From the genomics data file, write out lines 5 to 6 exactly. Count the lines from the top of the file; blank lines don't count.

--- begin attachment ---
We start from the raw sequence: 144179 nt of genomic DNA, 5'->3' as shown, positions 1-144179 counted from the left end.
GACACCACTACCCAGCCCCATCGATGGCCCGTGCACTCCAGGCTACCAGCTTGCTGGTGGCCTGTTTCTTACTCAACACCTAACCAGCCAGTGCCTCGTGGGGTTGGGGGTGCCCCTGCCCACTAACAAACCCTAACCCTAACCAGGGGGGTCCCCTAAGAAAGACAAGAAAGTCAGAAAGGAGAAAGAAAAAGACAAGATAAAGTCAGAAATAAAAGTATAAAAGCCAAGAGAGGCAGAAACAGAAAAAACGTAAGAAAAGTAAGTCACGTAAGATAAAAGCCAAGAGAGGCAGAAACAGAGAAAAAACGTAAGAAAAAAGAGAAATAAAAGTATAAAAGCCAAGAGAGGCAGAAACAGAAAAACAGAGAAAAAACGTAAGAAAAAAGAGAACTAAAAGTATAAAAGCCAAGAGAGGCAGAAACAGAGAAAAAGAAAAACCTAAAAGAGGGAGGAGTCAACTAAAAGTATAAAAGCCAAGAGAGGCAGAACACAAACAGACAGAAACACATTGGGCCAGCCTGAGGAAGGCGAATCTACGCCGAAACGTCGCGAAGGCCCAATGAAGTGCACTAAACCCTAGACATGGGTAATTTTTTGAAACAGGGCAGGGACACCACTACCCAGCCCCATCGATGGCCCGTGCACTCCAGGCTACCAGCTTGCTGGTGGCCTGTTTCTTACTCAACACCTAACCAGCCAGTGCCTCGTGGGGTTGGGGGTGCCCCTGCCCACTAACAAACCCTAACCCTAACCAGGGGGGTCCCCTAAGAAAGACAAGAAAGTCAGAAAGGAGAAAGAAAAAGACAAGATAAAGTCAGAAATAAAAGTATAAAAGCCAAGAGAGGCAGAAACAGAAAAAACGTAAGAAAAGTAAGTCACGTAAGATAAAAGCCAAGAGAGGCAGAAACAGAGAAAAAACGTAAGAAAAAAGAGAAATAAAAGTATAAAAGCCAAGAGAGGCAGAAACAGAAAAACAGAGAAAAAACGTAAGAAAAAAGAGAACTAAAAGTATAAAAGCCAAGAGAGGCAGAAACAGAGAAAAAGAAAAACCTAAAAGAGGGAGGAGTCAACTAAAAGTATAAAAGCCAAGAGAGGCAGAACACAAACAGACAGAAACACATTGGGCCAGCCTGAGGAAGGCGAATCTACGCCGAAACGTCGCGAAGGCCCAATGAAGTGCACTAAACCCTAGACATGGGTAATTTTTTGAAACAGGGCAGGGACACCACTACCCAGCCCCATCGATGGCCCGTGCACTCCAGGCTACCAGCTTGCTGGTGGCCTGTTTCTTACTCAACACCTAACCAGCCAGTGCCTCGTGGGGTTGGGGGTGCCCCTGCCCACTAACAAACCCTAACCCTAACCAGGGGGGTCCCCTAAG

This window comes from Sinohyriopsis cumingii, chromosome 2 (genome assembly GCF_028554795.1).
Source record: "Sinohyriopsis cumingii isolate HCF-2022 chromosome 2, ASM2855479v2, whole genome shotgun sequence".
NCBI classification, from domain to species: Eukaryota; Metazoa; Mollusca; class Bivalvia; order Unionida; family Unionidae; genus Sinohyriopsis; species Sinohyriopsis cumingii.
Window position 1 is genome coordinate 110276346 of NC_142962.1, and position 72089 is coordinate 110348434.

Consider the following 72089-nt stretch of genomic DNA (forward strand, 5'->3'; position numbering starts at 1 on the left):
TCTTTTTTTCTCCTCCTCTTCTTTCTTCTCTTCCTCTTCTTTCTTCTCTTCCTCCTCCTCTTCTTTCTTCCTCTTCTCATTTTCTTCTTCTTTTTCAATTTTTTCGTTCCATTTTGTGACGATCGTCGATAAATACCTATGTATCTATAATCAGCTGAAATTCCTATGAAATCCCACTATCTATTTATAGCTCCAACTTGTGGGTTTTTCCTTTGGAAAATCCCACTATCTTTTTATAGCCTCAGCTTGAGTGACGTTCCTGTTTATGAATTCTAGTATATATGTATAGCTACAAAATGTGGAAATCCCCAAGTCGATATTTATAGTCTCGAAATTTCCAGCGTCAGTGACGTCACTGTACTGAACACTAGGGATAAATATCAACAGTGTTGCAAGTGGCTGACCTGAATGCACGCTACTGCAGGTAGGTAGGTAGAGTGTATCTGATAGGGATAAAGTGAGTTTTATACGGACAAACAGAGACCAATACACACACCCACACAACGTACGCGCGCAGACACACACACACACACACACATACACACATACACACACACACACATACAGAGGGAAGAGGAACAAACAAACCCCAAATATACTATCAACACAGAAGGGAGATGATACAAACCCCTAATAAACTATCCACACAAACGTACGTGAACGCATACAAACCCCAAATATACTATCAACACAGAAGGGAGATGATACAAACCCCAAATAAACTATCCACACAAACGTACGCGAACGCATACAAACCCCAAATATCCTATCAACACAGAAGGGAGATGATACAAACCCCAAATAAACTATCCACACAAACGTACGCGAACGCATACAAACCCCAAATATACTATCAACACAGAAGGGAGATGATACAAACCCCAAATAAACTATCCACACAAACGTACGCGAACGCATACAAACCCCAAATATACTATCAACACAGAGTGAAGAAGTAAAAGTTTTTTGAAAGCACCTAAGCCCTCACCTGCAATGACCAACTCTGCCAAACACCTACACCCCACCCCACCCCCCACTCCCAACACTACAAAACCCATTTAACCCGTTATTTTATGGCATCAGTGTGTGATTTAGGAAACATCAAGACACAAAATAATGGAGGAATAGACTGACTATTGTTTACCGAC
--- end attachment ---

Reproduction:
NCBI classification, from domain to species: Eukaryota; Metazoa; Mollusca; class Bivalvia; order Unionida; family Unionidae; genus Sinohyriopsis; species Sinohyriopsis cumingii.
Window position 1 is genome coordinate 110276346 of NC_142962.1, and position 72089 is coordinate 110348434.